Thursday, December 26, 2013

Starting up a Home-Based Craft or Kitchen Business

"You should sell that!"

Have you ever had anyone say that to you? Sometimes they emphatically add, "You could make a lot of money!"

Home-based businesses are on the rise because the economy is still struggling on and people are attempting to replace income lost from full- or even part-time incomes. Most people can cook, can, or bake, and many have some sort of crafting or woodworking ability that could be profitable under the right conditions. Browse any farmer's market on a warm fall afternoon - or Etsy anytime - and you'll see capitalism in full swing - vegetables, meats, baked goods, soaps and salves, coffee and teas, jewelry, carved items. leather goods and other crafts - a cornucopia of handmade products to choose from, created from the talent and spare time of a whole range of people.

But how easy is it to start one of these businesses? How much regulation is there and how many hoops do you have to jump through? It depends on type of product being sold. Crafts and jewelry, furniture and knick-knacks can be sold easily at craft shows, farmer's markets, or online. Starting this type of business would require the same first steps of starting any business: investigating your market and demand, determining your costs, making a business plan, and researching local laws. Any business owner should also acquire business insurance because of the current litigious atmosphere, but if you're selling felted animals, it's unlikely anyone will claim they were carcinogenic or in any other way harmful.  With food it gets more complicated.

Opening a small food-center business has a number of obvious pluses. You have a built-in customer base in the human race, as everyone needs to eat. Additionally, cooking can be done and done well by people who have little formal training or education. Most states have lately passed cottage food laws that allow for the sale of non-perishable foods. These generally include baked goods, jams and jellies, pickles and vinegars, dehydrated foods, nuts and candy - things that won't kill people if not made exactly right.  Jams are fruits preserved in sugar and pickles are preserved in vinegar - while they are canned, the processing isn't what preserves them.  Other jarred foods, such as canned vegetables and salsas have to be processed in a pressure canner to kill any and all bacteria.  Anything with meat and dairy also must be produced in a commercial kitchen that is up to code and regularly inspected. Some small businesses avoid real estate overhead by renting time in a commercial kitchen, but this, of course, is an additional expense.  If you want to sell food, you need to check state requirements carefully for feasability before you invest any money.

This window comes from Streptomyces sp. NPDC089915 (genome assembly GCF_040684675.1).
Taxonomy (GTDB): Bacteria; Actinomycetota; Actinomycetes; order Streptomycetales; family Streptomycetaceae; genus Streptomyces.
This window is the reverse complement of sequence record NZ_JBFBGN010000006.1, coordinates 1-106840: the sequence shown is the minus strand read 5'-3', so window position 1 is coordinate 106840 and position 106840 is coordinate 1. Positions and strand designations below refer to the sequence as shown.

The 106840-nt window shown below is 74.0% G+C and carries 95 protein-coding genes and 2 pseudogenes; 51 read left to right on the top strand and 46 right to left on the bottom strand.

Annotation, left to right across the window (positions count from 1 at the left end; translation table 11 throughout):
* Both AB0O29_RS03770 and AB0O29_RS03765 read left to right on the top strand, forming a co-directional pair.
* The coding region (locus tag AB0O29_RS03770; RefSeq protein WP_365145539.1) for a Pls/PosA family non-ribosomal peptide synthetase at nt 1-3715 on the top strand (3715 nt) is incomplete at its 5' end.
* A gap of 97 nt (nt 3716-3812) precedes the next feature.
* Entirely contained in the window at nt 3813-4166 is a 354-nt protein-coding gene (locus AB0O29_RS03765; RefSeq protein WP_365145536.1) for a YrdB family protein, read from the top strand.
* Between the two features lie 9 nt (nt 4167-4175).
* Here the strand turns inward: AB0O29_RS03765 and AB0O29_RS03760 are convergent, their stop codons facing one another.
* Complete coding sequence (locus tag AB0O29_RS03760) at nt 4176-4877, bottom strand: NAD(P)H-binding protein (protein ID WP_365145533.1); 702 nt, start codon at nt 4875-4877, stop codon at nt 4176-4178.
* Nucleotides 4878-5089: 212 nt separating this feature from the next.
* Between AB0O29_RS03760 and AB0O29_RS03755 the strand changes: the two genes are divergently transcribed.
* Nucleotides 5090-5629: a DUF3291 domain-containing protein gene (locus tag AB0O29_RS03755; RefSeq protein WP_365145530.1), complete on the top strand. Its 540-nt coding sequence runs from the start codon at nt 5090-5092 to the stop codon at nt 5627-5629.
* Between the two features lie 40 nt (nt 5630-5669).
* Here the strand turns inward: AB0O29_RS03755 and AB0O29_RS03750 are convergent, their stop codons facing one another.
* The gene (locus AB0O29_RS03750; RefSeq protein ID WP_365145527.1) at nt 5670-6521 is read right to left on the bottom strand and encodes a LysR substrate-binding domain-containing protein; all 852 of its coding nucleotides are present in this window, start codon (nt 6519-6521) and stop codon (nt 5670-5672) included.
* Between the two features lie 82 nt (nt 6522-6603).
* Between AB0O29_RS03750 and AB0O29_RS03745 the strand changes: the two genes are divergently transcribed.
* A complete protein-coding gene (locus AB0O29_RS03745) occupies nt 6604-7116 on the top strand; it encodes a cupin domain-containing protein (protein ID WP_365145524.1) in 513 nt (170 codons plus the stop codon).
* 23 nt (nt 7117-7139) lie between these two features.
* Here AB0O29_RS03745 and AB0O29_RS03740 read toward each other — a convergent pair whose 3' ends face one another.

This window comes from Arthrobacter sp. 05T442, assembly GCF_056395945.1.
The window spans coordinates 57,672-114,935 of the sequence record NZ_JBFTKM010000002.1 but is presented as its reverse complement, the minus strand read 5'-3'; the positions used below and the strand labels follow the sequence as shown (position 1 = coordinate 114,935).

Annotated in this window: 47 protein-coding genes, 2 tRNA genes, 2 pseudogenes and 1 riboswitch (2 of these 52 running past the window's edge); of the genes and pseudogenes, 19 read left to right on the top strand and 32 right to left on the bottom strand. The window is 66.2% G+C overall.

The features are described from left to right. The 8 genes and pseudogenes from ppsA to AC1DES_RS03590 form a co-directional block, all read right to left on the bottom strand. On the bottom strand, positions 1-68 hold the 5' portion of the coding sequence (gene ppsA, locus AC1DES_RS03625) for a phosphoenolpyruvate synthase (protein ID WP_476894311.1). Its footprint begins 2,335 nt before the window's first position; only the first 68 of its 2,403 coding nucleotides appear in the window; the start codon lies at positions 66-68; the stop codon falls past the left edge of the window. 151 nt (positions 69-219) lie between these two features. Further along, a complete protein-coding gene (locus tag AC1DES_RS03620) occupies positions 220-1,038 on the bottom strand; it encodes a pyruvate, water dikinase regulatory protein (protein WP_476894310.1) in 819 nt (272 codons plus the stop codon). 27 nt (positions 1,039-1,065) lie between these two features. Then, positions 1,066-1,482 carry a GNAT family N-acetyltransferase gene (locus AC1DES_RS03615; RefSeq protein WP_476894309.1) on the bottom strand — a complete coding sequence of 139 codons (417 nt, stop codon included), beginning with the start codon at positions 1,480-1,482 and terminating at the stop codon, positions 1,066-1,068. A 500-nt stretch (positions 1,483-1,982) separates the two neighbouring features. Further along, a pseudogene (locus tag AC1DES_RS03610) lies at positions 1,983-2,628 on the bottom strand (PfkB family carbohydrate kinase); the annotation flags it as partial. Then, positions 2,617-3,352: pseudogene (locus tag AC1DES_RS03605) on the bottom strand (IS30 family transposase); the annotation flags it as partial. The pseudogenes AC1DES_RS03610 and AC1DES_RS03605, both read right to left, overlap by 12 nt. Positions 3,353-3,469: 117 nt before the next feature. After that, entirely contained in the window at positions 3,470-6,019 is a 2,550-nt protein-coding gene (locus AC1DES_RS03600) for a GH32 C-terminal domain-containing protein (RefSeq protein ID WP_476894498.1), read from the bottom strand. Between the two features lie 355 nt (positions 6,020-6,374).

Finally, of late there has been considerable interest in herbalism, naturopathy, and medicines that are more naturally and organically made. Partly this interest is an outgrowth of the organic movement - the next step in green living - and partly it's a reaction to a medical system that is convoluted and out of the price range of whole swaths of the population. The sale of any sort of medicinal tonic or application can even more highly regulated than food, however.  Guidelines vary by state, but generally these products must be made in a commercial, regularly inspected kitchen. Business owners may be required to have a degree in herbal medicine as well. Degree or not, because they are not doctors, herbalists are not allowed to state what their salves, tinctures, and teas are supposed to help or even that they are medicine at all. An herbalist may have a great deal of experience treating ear infections with vinegar and garlic & mullein oil and may have success restoring ear wax-blocked hearing loss with hydrogen peroxide and glycerin, but because he is not a family physician or an audiologist, he is not allowed to make any claims or suggestions. An herbal business also will likely require additional liability insurance - another cost to consider.

Starting any sort of business requires a great deal of research as to the market and regulations, so be willing to put some time in.  There are a number of people making money selling all of the above products, but just because it looks easy doesn't mean it is.  Do your homework and then get excited about your home business venture.

1 comment:

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